By what right can ReDigi make the temporary, intermediate copies necessary to transfer the song file? I discuss this issue here and here.

So. There. Now, let’s tie up a few loose ends.

What About Amazon?

When I first discussed whether ReDigi’s system could comply with Vernor (to answer the question of whether the potential sellers “own” the digital downloads), I focused exclusively on the iTunes Store license agreement. I did so because (1) iTunes by far the most popular source of legal digital downloads,…

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Music-Locker Services: DMCA Protection and the “Single Master” (Part 9 of our Online Music Services Series)

What We Did Learn (Sort of) from the MP3Tunes Decision

In our last post, we looked at what the MP3Tunes decision didn’t tell us–that it didn’t put the music industry’s best argument to the test.  We looked at the contours of this “nuclear option,” including the elephant-in-the-room possibility that the music industry could once again go after individual consumers.  In this post, we’ll look at what the MP3Tunes decision did tell us–sort of–about the legality of music-locker services.

DMCA Safe-Harbor Protection Redux

As with Grooveshark, music-locker services have two ends.  In one end, the user uploads song files.*  Out the other end, the service “streams”** the song files to the user’s various devices.  Unlike Grooveshark, however,, the subscribers can enjoy only their own music (whereas Grooveshark users could enjoy everyone else’s music, too).  This might (or might not) make a big legal difference.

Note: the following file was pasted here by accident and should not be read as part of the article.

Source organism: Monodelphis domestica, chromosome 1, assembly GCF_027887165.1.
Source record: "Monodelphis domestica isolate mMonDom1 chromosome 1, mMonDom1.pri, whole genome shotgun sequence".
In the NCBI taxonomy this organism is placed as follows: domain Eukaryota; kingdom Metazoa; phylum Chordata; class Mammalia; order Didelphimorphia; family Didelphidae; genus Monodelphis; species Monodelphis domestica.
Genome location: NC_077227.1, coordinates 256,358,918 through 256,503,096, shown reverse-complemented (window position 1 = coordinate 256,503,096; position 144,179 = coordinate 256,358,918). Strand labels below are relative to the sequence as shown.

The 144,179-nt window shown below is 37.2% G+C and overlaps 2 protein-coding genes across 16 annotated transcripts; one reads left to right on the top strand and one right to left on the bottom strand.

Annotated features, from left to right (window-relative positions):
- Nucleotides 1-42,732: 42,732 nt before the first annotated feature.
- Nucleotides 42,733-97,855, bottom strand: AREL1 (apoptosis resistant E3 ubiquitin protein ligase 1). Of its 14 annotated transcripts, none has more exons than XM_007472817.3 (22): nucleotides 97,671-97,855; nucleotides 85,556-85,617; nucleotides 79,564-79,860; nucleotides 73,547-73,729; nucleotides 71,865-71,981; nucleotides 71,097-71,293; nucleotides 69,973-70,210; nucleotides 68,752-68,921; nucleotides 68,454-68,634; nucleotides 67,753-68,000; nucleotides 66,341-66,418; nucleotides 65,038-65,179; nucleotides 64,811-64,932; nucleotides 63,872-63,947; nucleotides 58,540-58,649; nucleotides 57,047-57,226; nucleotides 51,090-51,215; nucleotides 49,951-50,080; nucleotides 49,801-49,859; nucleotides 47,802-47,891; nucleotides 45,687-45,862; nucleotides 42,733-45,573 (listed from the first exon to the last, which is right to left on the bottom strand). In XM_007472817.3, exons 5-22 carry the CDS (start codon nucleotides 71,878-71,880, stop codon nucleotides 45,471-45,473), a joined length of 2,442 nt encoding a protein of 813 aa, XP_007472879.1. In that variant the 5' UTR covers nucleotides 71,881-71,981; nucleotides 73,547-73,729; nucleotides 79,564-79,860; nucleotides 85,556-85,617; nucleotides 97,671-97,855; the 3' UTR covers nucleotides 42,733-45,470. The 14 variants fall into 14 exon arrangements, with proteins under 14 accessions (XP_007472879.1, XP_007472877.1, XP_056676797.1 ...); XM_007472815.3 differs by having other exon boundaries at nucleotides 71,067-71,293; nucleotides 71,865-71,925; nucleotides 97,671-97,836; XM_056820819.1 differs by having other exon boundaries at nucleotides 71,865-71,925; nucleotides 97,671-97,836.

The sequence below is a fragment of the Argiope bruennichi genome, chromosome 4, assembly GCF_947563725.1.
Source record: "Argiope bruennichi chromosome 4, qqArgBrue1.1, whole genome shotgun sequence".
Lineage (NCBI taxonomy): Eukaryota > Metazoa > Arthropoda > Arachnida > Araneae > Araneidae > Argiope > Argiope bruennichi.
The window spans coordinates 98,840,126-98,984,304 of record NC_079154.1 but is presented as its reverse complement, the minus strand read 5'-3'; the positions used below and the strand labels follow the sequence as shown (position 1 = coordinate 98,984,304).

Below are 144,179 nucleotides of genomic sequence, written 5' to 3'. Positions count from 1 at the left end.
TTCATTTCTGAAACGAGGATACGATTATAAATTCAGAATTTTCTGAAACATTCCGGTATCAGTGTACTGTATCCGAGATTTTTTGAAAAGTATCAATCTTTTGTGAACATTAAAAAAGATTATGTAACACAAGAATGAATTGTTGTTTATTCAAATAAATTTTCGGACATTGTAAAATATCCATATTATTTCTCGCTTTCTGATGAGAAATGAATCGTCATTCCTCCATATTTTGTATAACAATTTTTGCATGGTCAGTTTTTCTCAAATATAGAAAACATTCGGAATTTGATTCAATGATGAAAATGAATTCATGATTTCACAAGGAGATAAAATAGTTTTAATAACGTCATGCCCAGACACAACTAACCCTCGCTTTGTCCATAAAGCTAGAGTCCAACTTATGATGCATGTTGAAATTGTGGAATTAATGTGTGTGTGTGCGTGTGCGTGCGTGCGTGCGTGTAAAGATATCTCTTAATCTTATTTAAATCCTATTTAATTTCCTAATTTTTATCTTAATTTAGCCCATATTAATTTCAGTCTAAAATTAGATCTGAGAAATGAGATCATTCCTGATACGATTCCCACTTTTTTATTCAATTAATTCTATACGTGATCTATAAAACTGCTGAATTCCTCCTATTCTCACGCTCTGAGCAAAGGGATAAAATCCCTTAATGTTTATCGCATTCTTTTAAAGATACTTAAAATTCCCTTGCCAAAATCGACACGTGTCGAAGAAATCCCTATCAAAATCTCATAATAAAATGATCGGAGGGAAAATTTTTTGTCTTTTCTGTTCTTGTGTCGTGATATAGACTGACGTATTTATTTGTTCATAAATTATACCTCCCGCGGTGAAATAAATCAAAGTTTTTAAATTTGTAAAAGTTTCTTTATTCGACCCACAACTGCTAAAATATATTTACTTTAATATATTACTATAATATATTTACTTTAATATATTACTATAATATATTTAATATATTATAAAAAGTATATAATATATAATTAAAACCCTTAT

*  Apple’s service will have a major difference.  With Apple’s “Match” service, if you purchased your music through Apple’s iTunes store, you won’t need to upload the song file at all–you can “stream” Apple’s own copy of the song file.  Apple has obtained licenses from the rights holders to do this.

**  I put stream in quotation…

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Music-Locker Services: Is in the Cloud in the Cards? (Part 8 of Our Online Music Services Series)

What the MP3Tunes Decision Tells Us About Music-Locker Services

(I know I said that our next posts in our Online Music Service Series would be about Pandora and Turntable.fm, but the recent decision in the MP3Tunes case has inspired me to look at the Amazon, Google and Apple music-locker services, instead.  We’ll use the MP3Tunes decision as a spring-board for discussing music-locker services.  We’ll get to Pandora and Turntable.fm next week.)

You might have heard about the decision handed down earlier this week in Capitol Records, Inc. v. MP3Tunes, LLC.  You might especially have heard that the decision is “good news” for “music-locker” services like Amazon’s and Google’s–and, by extension, that Apple was foolish to obtain licenses.  You might even have heard that “music-locker” services are now definitely 100% legal.

The decision certainly wasn’t bad news for Amazon and Google.  We have additional confirmation that providers of music-locker services are not ineligible for DMCA safe-harbor protection.  Which we all figured was the case.  The most we can say is that Amazon has gone from about 90% certain, to about 92% certain, that the mere fact that its music lockers are likely to be host to infringing content won’t, by itself, deprive Amazon…